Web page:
Border collies

Lawrie Masterson

Lawrie Masterson

Lawrie Masterson is an award-winning journalist from Melbourne Australia. In August 2018 he and his partner Kirsty Carter sold everything they couldn't fit into two suitcases, told their families not to wait up and embarked on an open-ended tour of the world.

BORDER collies are most closely associated with being working dogs, especially around sheep. Highly intelligent, obedient, loyal and swift moving, they were bred on the Scottish Borders specifically for that purpose. But they can also make great pets, although the few we’ve cared for seem to have needed plenty of “work” — that is, a really good run at least once a day and some time spent fetching sticks or balls so they can burn off their energy. They can also be one-person dogs, so if you’re thinking about getting a border collie as a family pet some research is recommended. 

We cared for Skye and Mollie on Tenerife, in the Canary Islands, and needed to be able to match their exuberance. They were a lot of fun and we slept well!

More recently, we cared for Cracker in the village of Saint-Yvi, in Brittany, France. Unlike Mollie and Skye, who were the traditional black and white border collies, Cracker was red and white.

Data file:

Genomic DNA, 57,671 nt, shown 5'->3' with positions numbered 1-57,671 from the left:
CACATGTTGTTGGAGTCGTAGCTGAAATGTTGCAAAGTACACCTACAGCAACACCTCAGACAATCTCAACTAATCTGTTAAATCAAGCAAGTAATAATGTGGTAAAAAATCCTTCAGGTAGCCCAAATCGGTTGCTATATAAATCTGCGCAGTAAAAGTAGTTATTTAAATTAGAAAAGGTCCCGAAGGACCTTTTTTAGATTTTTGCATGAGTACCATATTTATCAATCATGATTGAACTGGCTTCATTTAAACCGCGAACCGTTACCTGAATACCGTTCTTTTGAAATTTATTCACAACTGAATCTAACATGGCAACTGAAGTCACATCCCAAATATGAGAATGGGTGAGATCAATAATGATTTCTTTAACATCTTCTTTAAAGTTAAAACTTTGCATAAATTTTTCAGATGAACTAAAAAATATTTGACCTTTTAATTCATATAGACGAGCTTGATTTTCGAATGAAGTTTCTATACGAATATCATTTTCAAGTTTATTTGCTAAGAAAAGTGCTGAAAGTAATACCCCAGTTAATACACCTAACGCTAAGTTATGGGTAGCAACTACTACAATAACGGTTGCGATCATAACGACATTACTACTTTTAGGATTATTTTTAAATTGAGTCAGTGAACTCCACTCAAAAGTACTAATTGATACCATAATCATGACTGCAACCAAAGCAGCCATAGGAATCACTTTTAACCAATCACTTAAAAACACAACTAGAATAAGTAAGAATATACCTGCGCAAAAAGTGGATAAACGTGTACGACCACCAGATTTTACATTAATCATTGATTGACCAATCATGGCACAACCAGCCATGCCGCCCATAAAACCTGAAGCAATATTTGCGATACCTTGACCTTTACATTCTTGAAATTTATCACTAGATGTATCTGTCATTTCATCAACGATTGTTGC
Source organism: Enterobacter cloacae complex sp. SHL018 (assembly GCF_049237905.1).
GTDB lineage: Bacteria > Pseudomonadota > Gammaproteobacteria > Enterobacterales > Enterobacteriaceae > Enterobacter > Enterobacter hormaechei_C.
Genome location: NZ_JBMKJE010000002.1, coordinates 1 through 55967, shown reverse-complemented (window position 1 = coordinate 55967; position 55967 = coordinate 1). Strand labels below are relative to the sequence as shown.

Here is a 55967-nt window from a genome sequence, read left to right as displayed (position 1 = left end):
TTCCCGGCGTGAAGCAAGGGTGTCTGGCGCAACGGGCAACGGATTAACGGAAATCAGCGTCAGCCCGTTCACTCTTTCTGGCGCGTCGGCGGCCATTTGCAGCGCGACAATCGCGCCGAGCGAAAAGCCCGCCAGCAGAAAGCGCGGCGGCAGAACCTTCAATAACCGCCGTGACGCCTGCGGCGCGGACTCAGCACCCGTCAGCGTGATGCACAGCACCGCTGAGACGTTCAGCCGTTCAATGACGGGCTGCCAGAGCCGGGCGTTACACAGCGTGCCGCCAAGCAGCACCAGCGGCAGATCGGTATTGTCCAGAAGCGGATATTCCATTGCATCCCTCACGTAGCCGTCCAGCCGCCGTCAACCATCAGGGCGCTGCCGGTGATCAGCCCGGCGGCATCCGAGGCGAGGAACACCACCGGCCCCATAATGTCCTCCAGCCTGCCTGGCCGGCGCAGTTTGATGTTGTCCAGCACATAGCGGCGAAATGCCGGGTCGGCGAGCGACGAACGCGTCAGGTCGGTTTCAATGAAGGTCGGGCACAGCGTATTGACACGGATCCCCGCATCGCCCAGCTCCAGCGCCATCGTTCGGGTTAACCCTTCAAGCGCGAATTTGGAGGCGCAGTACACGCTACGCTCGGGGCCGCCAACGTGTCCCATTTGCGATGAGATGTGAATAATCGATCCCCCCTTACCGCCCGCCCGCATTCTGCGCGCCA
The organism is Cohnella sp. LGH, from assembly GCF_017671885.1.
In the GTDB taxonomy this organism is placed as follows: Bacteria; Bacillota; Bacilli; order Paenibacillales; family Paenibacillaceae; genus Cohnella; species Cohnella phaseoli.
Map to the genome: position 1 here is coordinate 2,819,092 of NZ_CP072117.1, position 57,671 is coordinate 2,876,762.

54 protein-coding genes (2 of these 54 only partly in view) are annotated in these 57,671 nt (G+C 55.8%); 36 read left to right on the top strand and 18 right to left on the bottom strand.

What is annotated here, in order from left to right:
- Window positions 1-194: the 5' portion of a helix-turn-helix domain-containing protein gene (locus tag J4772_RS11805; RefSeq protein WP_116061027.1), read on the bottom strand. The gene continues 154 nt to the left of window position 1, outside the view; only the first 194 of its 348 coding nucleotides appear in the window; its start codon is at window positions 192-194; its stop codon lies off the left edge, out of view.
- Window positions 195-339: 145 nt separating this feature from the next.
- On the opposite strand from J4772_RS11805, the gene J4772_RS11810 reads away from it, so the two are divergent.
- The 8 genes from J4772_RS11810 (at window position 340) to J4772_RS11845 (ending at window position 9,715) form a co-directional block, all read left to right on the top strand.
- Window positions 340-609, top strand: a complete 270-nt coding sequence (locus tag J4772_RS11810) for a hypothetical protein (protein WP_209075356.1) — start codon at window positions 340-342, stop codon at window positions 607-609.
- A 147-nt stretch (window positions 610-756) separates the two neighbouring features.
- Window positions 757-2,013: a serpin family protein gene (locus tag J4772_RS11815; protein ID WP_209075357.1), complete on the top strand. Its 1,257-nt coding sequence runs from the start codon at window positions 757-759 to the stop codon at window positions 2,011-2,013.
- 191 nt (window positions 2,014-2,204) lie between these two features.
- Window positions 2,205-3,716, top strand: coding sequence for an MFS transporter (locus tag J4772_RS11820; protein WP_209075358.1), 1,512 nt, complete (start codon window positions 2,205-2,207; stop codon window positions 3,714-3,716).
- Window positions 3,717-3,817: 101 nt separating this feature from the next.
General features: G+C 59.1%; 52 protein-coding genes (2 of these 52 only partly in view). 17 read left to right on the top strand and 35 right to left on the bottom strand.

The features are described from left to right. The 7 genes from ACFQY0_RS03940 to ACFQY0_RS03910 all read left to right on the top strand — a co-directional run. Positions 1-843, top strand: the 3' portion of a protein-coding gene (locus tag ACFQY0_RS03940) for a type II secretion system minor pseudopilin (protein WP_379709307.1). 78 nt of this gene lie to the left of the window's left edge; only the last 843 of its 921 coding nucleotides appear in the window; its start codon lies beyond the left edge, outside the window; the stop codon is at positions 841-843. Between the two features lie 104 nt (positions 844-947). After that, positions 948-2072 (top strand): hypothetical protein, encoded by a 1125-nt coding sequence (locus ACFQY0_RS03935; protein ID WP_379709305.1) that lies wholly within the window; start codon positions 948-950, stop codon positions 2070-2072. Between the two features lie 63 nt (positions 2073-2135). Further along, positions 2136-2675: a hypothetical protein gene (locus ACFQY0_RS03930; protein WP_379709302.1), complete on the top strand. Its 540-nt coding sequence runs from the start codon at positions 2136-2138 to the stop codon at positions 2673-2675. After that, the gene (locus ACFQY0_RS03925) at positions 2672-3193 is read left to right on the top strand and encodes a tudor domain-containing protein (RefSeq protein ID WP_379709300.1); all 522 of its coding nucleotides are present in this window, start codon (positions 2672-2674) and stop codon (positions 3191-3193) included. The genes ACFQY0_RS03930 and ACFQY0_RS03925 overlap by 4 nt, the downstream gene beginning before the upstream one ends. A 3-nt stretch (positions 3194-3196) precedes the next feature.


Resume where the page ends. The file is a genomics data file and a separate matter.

He had the most beautiful nature and, despite being about 12 years old and having only recently recovered from some health problems, Cracker loved chasing his tennis ball and a cylindrical rubber toy around the garden or the park. He would bring both back and drop them at our feet without being asked, then crouch in readiness for his next chase.

hlouse sitting border collies

And, being French, he had specific tastes when it came to his dinner and snacks. While his main diet was dry food, he also liked baguettes and cheese.

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